Bridging Anti-coagulation is Dead! Long Live Bridging Anti-coagulation!

I am interrupting my current obsession with Top 5 lists  to bring you this important announcement: Peri-operative anti-coagulation, (also known as bridging anti-coagulation) is done! Is it time to stick a fork in it?

Right now you’re probably wondering, what the heck I’m talking about, and why you should consider it important. Currently hundreds of thousands of people throughout the country are on the oral blood thinner coumadin (also known as warfarin) to prevent a blood clot. For those who are on it long term, having a procedure can be problematic, as stopping the drug can increase the risk of blood clots, while continuation of the drug increases the risk of bleeding with surgery. Thus many patients undergo a process known as “bridging” wherein the coumadin is stopped  several days before the surgery, and a short acting injectable blood thinner is substituted so that the blood thinning effect of coumadin has time to wane before the surgery. This practice has been perpetuated without very clear evidence that it decreases the risk of blood clots or bleeding, and without much certainty about which people on coumadin need to be “bridged”. Recently, researchers sought to shed some light on this question by pooling together data from several smaller studies looking at patients who underwent bridging  to determine what the various risks and benefits of bridging might be.  The study  “Periprocedural Heparin Bridging in Patients Receiving Vitamin K Antagonists” was published  in the Journal Circulation and has received much attention, as it should have as it was co-authored by my former mentor (shout out Dr. Kaatz!) but also since it is the first large scale study of its kind.

The venerable clotblog described the study as “another nail in the coffin” of the concept of anticoagulation bridging. The twitterverse has since tweeted and re-tweeted the results  citing the up to 5 fold increased risk of bleeding with bridging therapy without a  significant reduction in clot risk.

So does this study truly represent another nail in the coffin of the practice of anti-coagulation bridging? The question of whether people on anti-coagulation should receive bridging with enoxaparin or other agents is a difficult one. It’s also a question of great relevance, given the huge burden of atrial fibrillation, which makes up the lion’s share of people on anti-coagulation. However there are a number of reasons why the findings in this study should not necessarily change how clinicians practice, all of which were pointed out by the authors.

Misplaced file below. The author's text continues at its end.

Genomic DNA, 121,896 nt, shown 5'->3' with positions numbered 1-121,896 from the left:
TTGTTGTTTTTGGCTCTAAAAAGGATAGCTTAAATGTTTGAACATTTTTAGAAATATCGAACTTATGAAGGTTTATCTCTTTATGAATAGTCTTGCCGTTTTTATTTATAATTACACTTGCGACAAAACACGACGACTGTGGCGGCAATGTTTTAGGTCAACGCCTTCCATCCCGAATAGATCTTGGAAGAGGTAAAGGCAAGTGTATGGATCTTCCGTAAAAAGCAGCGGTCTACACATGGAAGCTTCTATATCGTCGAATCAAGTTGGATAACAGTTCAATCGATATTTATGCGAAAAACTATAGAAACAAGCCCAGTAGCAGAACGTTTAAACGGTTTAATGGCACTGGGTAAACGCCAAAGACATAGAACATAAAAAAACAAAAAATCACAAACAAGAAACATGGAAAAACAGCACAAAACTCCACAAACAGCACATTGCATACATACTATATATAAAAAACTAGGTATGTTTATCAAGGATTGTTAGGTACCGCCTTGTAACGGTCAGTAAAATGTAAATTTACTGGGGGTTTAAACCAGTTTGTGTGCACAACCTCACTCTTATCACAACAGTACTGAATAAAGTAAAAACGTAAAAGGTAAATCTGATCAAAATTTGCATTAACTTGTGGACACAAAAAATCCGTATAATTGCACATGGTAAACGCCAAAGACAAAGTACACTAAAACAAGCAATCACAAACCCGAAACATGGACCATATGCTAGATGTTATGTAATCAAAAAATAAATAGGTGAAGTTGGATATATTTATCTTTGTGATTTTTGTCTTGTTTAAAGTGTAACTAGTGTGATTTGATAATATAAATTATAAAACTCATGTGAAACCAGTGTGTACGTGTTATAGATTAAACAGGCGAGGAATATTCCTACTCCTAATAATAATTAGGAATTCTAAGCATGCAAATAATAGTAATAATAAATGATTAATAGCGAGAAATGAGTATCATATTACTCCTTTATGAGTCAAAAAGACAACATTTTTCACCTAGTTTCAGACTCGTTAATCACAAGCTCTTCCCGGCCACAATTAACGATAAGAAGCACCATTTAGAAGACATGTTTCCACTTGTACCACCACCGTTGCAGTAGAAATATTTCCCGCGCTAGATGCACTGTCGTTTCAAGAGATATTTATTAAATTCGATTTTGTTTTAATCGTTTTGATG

First, as we now know, drawing conclusions from data gained by looking through retrospectacles can be dangerous. A metanalysis of such restropective data is no different. The study gleaned data from 34 different studies, only one included randomized data, the rest were of the observational type.  Of the studies that were used in the analysis, the authors state: “study quality was generally poor”.

Second, not all of the anti-coagulation was the same. Some people who received bridging anti-coagulation were on prophylactic doses, while some were on full dose, whereas others were on an intermediate dose. The data does not tell us who had what and how much. Rather  everybody who got any anti-coagulation were lumped into the “received bridging anti-coagulation” group.

Another problem is that the indications for  anti-coagulation were varied  There are  different indications for blood thinners, and while they may all be treated with the same class of medication, they are very different diseases. The patient with atrial fibrillation is very different from the patient with pulmonary embolism. While we do know that 22% of the enrolled patients had venous thromboembolic disease (such as DVT and pulmonary embolism), and we know that their rate of recurrence was similar to no anti-coagulation, we don’t know how many were being treated with bridging therapy and what the exact indications were. There can be vast differences in people with the same disease, for example a person with a DVT 6 days ago is a very different case from the same person who had a DVT 6 months ago. This is the kind of information that we would like to have, but it’s not available.

Lastly, the main caveat in the study goes back to the fact that the underlying data was of an observational nature, leading to bias. The patients were not randomized, so those patients who were receiving anti-coagulation were likely given it because they were thought to be at higher risk. Thus to truly answer the question of who to bridge and how to do it, we will need to wait for results of the BRIDGE  and PERIOP-2 studies, which will hopefully give us randomized controlled trial data to answer these questions. Until then, when it comes to peri-operative anti-coagulation, I would listen to what the ACCP (American College of Chest Physicians) advises in these situations; the best course is an ” individualized approach to determining the need for bridging anti-coagulation based on the patient’s estimated thrombo-embolic risk and peri-procedural bleeding risk”